In the Preface, Mr. Gantos does not care to specify which elements of this story have their basis in truth and which have their basis in far-flung fiction. I suspect you'll be able to parse the two in your own mind, even while you sit back and admire the man's storytelling skills. By and large, the book is built for a stage production. You've a limited number of sets and a small manageable cast. Kids, however, will be most intrigued by the book if you hook them on the darker elements. The sheer gushing torrents of blood (this has got to be the most inadvertent blood-soaked book of the year), the deaths, and even the mystery, when told properly, should lure them in. It's not an easy book, but it does make for a compelling story, in spite of the protagonist's limited movements. I walked into this title looking for an explanation of what makes Jack Gantos tick. I never found my answer. Instead, I found a book I can read and enjoy and recommend ad nauseum. And as trades go, that one sounds like a good deal to me.
For ages 10 and up.
So, Jack, the protagonist in DEAD END IN NORVELT, gets into trouble and gets grounded. After all, he's just a young boy and he needs to learn a lesson from his errors. Or not. First, he's grounded for firing a souvenir Japanese rifle of his father's --- Why the heck (cheese us crust, by the way, as a euphemism, is pathetic) does Jack have access to the gun in the first place? --- then he gets in trouble for mowing his mother's corn down --- After his father told him to do it. --- then he gets in trouble for something else, and something else, and something else, etc. The cycle repeats itself again and again, tirelessly, tiresomely. And most of the time, Jack's not entirely at fault for the trouble he gets into, but nobody else (eg. his parents and mentors) seems to take any responsibility at all for him getting into trouble. For heaven sakes, the adults have him driving a car around all over with an eighty-year-old mentor, Mrs. Volker, in it without him being old enough to do so or having a driver's license. No biggie.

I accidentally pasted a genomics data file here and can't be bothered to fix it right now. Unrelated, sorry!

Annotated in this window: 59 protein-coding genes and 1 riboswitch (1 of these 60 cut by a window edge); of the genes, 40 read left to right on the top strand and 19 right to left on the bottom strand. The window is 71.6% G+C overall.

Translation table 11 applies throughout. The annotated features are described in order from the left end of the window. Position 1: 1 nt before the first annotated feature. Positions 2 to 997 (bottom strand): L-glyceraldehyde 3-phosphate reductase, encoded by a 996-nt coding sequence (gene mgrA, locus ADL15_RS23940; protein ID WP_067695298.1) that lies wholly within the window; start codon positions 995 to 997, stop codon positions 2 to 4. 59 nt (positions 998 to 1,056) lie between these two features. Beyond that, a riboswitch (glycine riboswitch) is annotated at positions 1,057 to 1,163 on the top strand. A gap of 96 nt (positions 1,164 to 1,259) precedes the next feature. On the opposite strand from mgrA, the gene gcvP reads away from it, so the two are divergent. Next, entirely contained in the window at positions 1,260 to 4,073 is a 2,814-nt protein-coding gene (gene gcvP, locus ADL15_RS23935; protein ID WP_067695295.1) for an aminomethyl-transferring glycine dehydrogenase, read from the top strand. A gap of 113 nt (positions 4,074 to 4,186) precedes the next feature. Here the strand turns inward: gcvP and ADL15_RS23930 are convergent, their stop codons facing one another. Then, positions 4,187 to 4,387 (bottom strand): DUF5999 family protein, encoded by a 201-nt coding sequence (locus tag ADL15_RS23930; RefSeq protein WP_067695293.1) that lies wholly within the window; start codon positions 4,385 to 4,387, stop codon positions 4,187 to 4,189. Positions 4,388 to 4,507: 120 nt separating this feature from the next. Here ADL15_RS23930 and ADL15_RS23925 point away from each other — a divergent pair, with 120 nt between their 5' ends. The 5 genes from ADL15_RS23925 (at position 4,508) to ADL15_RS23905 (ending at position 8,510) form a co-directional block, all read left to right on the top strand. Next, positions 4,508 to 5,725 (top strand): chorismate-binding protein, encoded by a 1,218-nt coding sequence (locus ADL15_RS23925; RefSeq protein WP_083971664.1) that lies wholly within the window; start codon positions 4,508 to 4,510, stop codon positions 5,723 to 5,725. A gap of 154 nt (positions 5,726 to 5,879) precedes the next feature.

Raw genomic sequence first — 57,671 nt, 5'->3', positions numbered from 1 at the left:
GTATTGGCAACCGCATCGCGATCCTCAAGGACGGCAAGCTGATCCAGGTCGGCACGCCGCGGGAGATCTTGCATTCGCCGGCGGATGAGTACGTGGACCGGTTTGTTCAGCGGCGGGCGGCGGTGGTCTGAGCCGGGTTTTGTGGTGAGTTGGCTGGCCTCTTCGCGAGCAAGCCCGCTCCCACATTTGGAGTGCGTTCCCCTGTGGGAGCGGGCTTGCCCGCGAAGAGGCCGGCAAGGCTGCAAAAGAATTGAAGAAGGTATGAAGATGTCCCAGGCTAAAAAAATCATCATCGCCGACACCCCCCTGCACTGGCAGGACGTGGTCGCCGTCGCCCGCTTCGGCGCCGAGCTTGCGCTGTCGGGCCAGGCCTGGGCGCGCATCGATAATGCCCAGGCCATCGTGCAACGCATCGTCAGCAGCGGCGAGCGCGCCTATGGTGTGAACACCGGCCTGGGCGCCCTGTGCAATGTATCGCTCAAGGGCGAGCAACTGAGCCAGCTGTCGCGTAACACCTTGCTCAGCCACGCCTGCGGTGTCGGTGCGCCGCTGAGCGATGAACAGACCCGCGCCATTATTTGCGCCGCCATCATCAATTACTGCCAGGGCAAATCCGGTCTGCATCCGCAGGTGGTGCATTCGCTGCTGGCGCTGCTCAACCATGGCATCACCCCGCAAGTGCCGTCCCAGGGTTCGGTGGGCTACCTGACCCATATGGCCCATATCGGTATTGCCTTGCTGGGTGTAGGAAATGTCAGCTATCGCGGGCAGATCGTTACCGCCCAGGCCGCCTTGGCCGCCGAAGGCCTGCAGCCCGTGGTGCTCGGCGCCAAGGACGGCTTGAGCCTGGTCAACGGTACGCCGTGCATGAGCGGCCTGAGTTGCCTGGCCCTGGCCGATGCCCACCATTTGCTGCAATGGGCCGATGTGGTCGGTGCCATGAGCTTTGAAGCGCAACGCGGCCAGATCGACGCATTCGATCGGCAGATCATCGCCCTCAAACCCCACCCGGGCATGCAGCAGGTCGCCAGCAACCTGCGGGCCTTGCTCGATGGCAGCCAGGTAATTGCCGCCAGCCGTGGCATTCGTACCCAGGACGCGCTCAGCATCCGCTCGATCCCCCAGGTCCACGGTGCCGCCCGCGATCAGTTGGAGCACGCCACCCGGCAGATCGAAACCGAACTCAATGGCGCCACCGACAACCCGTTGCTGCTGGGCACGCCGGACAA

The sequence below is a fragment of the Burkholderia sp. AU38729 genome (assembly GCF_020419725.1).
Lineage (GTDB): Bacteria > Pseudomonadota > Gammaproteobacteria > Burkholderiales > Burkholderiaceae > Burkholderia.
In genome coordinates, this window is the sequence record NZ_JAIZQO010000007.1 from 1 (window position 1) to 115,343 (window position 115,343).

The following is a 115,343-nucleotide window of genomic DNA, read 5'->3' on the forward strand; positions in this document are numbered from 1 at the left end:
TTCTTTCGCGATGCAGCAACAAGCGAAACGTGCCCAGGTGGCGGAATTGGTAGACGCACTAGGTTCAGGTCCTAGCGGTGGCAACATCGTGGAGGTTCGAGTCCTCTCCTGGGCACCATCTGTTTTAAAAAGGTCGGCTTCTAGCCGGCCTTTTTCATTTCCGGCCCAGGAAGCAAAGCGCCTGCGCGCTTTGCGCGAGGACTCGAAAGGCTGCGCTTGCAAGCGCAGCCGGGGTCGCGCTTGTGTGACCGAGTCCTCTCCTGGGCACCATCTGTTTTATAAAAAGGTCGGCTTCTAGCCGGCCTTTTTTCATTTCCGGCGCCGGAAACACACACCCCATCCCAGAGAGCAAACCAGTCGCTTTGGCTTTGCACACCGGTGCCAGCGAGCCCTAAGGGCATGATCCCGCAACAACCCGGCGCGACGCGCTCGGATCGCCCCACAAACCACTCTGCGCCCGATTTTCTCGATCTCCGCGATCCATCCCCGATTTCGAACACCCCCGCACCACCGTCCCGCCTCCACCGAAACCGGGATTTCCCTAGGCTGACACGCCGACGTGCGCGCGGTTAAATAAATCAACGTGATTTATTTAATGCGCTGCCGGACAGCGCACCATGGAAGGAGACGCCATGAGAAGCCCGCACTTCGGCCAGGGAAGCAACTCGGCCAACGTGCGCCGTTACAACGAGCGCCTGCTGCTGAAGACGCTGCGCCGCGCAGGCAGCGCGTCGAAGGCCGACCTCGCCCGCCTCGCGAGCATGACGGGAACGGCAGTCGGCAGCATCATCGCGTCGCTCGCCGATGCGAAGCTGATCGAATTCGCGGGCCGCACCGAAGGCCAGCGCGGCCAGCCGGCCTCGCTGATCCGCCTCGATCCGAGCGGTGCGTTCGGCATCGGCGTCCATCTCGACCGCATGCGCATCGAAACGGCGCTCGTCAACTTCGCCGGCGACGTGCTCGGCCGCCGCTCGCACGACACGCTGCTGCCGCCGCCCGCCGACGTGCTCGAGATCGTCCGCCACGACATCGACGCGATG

Over against that scenario of being grounded for getting into trouble, Jack's nose bleeds. Then it bleeds some more and some more and some more, etc. Jack doesn't ever seem to get any help from his parents for his bloody nose (or much else). It's not the type of trouble that they take action to help him out with. Instead, they send him off to Volker, the old-lady obituary-compiler of all the old people dying off in the dead end town. Volker suffers from crippling arthritis; her hands operate like the extremities of a crab. She melts wax to dip them in to get enough relief to stick a sharp instrument up Jack's nose to cauterize his blood vessels.
Caricatures. The characters in DEAD END IN NORVELT seem more like caricatures rather than fleshed out individuals who are real. The adults, for example, are substantially portrayed as selfish and self-interested, even when shown to have compassion for others. They have agendas, and they pursue their agendas to the exclusion of looking after the welfare and benefit of their kids. Dad: A bomb shelter. An airplane. A runway. Mom: Take care of the poor and elderly. Stay grounded. Mrs. Volker: Write the obituaries. Deride the tricycle guy. Etc.
Bottom line, the book's a mortuary, and you know what you'll find there: dead people. And that's where it all ends.
I had read OKAY FOR NOW some time ago and had hoped it would win the Newbery. When DEAD END IN NORVELT won, I had to read it for comparison's sake. I'm glad I did, but it hasn't changed my evaluation.
Walt Eddy wrote ALEJANDRO THE GREAT.
The main character is grounded the entire summer, his few escapes used to write obituaries for one of Norvelt's last living original citizens; the reader feels equally grounded as the slow pacing and painful narration of the author, who is clearly not a voice actor, attempts to create distinct characters.
It has plenty of charm, very little action (in any sense of the word), and at times feels like a Grandpa Simpson rant, though the characters are lovingly written to fit within the quaint, sleepy town.
Not for me, but this book does have its moments. Had it been read by a real performer, it might have added a star to my review.